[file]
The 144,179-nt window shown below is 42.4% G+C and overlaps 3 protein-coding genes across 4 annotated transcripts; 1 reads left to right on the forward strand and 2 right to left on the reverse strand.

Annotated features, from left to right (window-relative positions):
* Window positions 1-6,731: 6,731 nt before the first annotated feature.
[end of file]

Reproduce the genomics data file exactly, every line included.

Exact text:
The 144,179-nt window shown below is 42.4% G+C and overlaps 3 protein-coding genes across 4 annotated transcripts; 1 reads left to right on the forward strand and 2 right to left on the reverse strand.

Annotated features, from left to right (window-relative positions):
* Window positions 1-6,731: 6,731 nt before the first annotated feature.